Circadian Sleep – Maximize Your Body’s Rest, Repair, and Recovery

by admin

The way that your body cycles levels of activity throughout the day is called your circadian rhythm.  Various brain centers have internal rhythms that affect your body, and in turn are affected by personal habits such as your sleep patterns, activity level, and light exposure.  Since these lifestyle choices play such a large role in how your body functions, it is important to maximize your personal lifestyle habits to reflect how circadian rhythms are innately programmed.

Many activities inside your body vary based upon the time of day.  Body temperature, wakefulness, digestion, even cell division are all affected by circadian rhythms.  Nearly all of your bone growth as a child occurs at night!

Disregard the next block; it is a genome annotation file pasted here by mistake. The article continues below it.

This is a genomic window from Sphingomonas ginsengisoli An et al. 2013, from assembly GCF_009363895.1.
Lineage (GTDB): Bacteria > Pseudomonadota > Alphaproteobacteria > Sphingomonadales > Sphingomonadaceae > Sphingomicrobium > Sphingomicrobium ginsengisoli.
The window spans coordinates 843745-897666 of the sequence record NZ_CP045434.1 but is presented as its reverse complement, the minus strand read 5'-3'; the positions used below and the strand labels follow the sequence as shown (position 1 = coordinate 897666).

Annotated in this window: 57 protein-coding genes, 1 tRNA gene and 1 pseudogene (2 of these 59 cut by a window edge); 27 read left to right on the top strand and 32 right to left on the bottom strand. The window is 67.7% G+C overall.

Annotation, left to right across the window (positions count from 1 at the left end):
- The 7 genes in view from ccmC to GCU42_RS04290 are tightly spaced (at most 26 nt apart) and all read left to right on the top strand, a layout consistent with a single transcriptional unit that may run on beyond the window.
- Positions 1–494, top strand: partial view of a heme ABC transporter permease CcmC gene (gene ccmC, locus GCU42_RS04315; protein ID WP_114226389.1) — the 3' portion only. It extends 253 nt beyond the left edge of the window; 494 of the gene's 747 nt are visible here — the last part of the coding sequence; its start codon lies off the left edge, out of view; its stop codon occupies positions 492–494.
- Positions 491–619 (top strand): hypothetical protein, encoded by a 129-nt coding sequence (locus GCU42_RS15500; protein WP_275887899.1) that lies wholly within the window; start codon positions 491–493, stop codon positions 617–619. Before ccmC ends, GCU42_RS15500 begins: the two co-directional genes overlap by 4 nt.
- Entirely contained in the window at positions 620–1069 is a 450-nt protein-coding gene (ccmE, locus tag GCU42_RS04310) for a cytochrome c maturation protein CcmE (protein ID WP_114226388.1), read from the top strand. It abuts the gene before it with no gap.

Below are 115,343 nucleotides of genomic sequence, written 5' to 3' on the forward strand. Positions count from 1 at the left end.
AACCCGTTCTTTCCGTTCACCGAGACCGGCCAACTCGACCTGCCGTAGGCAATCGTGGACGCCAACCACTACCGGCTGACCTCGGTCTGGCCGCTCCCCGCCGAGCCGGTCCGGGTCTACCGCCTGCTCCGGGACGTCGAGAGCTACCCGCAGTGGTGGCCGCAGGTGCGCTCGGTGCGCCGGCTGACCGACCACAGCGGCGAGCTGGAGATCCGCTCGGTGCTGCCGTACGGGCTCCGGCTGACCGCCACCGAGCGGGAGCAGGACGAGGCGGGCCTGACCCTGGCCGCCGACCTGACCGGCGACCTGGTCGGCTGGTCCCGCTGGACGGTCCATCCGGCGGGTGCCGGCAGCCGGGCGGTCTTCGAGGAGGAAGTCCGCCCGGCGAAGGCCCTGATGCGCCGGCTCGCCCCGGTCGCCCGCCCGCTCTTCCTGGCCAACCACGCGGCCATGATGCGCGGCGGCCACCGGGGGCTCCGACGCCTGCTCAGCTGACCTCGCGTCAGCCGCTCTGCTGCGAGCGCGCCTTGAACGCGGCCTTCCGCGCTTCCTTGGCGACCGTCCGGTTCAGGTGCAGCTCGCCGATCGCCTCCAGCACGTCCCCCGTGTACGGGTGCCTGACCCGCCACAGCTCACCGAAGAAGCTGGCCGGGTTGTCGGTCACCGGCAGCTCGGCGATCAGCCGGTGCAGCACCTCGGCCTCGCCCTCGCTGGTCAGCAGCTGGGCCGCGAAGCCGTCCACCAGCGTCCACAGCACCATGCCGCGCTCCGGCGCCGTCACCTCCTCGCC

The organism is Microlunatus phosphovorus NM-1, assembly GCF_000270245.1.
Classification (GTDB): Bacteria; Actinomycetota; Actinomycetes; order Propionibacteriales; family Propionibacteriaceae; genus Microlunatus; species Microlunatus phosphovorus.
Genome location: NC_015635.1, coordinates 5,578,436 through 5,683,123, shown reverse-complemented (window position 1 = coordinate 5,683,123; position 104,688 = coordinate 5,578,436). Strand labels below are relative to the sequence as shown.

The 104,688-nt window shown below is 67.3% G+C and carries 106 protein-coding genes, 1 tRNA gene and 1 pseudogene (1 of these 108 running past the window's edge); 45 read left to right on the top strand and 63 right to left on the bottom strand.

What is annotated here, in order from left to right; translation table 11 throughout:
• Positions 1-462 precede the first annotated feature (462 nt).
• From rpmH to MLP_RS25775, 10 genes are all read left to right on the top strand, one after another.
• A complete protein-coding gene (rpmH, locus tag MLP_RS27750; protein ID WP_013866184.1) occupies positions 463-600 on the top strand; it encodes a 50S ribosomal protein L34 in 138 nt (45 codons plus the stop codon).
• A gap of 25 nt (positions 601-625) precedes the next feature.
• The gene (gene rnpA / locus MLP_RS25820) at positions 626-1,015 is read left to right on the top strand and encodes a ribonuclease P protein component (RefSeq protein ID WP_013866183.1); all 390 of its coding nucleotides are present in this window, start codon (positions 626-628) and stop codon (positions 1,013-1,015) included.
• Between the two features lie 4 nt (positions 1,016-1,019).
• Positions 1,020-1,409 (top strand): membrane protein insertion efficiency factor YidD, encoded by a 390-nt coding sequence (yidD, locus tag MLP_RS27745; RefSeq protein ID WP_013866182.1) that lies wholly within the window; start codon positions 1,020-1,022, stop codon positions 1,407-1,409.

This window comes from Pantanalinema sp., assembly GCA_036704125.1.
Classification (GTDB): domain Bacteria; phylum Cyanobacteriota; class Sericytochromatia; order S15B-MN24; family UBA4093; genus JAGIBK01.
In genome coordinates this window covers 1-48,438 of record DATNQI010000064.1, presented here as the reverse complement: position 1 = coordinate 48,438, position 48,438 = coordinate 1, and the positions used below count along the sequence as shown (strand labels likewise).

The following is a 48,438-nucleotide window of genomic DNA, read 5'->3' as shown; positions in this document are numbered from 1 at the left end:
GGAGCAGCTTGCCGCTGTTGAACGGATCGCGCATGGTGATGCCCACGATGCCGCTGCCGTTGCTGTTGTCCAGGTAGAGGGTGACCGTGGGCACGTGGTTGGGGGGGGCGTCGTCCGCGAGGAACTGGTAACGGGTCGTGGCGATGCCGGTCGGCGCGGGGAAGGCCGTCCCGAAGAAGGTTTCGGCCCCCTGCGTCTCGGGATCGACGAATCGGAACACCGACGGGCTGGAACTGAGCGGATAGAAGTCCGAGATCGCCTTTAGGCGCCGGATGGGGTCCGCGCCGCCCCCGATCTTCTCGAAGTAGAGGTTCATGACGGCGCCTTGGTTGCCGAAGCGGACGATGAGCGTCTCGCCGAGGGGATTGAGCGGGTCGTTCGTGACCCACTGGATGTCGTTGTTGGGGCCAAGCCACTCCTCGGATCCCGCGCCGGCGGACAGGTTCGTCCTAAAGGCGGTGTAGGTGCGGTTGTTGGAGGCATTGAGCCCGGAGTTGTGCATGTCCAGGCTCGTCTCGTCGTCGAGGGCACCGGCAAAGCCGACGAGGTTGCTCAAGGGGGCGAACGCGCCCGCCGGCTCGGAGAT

Lack of a Healthy Rhythm
It is well known that those who don’t sleep on a healthy cycle suffer from health problems due to their schedule.  For example, those who work the night shift have a greater percentage of most of the major chronic diseases relative to those with a daytime work schedule.  Also, not sleeping enough is a powerful negative influence on your body.  For example, sleep deprivation is a strong promoter of obesity and weight gain.

Circadian Rhythms Also Effect Your Hormonal State
The hormone cortisol is emitted in a cycle throughout the day.  Cortisol is a hormone that your body releases primarily in times of energy usage.  In terms of your body’s circadian rhythm, cortisol reaches a peak output first thing in the morning.  On the other hand, the output of cortisol is lowest in the late evening.  The greatest output is around 5 a.m., while it is at its lowest point in a 24-hour period around midnight.  This is one reason why getting to bed before 11 p.m. helps your body sync up with your natural circadian rhythm.  And this helps to maximize repair during sleep. More